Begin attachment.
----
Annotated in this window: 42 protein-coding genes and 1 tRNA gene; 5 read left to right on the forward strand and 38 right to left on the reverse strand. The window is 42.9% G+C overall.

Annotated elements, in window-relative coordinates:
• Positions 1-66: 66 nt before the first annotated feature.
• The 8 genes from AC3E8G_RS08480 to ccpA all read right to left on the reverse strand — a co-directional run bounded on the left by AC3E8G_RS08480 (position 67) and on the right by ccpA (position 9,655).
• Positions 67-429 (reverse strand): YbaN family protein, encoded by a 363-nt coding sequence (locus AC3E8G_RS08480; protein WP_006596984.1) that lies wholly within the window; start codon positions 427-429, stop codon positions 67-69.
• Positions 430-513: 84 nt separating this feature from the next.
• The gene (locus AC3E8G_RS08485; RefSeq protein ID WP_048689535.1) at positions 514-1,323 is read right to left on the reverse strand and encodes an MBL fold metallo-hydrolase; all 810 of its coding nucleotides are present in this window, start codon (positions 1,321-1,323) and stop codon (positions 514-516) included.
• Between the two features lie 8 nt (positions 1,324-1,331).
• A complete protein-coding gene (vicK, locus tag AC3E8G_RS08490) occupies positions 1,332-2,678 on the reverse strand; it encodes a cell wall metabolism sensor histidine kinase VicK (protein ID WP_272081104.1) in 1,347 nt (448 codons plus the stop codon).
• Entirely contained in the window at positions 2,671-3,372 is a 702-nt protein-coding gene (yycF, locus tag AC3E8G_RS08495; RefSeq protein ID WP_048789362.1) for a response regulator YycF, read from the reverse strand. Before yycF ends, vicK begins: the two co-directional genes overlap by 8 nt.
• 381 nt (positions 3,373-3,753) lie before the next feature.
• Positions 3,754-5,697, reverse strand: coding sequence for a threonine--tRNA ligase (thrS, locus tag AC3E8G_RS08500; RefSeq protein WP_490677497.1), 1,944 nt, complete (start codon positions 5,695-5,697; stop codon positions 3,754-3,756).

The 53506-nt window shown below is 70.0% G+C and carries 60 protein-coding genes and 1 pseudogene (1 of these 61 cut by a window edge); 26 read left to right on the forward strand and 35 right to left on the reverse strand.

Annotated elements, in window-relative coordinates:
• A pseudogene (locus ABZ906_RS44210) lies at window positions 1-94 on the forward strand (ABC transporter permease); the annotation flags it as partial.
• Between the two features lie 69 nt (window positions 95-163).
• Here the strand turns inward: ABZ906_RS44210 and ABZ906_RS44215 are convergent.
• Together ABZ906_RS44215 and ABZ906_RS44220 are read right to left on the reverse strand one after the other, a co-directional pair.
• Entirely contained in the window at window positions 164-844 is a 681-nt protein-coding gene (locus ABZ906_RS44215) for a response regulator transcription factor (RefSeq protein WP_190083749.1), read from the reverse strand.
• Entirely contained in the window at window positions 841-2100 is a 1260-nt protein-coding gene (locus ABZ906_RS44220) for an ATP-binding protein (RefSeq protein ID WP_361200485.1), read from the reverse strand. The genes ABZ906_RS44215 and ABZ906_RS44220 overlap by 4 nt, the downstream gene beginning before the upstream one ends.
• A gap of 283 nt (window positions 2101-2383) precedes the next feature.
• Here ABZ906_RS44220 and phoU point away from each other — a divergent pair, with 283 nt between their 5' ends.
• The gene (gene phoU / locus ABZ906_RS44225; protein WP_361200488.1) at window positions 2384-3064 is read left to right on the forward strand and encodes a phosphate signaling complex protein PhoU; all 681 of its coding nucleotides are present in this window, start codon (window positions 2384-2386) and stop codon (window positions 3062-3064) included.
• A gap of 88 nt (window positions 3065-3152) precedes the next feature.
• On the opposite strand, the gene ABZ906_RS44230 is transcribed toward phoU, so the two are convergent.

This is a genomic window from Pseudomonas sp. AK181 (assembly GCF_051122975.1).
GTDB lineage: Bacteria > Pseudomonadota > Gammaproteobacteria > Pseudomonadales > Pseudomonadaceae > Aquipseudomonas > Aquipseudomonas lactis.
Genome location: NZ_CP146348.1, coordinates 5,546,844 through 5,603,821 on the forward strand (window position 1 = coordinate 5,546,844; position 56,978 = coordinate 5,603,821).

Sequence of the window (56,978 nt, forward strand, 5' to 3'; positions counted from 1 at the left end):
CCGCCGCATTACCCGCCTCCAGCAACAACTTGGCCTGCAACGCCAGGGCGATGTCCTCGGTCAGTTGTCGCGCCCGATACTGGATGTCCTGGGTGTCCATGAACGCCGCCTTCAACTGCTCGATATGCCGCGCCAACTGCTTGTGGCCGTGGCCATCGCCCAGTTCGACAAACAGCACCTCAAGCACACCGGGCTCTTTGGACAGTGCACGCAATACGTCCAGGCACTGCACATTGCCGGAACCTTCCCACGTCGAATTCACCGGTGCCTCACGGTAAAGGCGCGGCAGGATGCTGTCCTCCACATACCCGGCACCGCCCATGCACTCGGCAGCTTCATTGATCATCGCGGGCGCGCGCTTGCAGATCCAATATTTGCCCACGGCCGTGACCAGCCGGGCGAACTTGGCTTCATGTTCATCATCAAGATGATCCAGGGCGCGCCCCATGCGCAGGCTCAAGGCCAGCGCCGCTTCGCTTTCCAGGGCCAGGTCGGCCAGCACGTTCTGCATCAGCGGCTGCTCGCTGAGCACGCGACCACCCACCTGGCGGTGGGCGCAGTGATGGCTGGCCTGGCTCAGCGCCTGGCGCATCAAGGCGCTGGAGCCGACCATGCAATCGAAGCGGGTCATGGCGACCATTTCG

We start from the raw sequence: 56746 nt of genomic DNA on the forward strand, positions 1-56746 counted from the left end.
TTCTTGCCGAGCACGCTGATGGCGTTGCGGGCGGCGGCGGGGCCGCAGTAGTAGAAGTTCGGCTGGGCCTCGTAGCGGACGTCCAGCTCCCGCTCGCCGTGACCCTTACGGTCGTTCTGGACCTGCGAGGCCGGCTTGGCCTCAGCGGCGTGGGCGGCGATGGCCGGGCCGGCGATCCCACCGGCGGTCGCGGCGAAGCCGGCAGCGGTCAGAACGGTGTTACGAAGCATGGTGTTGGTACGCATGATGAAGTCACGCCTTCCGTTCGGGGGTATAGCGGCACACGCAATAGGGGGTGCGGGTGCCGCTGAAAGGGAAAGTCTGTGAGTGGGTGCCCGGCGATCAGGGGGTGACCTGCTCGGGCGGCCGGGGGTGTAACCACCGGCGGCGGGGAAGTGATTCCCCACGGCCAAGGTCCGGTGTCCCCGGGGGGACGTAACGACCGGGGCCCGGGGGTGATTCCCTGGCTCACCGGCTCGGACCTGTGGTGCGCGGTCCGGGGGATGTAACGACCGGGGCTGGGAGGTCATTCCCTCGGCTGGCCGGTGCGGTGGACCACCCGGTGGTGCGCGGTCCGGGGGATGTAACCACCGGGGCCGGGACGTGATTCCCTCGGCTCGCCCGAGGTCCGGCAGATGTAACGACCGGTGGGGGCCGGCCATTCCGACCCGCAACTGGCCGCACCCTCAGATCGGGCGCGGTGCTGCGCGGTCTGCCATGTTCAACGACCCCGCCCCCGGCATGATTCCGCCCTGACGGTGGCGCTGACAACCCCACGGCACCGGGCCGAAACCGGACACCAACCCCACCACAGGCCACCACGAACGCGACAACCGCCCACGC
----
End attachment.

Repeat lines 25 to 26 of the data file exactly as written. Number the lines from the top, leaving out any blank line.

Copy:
• On the opposite strand, the gene ABZ906_RS44230 is transcribed toward phoU, so the two are convergent.

This is a genomic window from Pseudomonas sp. AK181 (assembly GCF_051122975.1).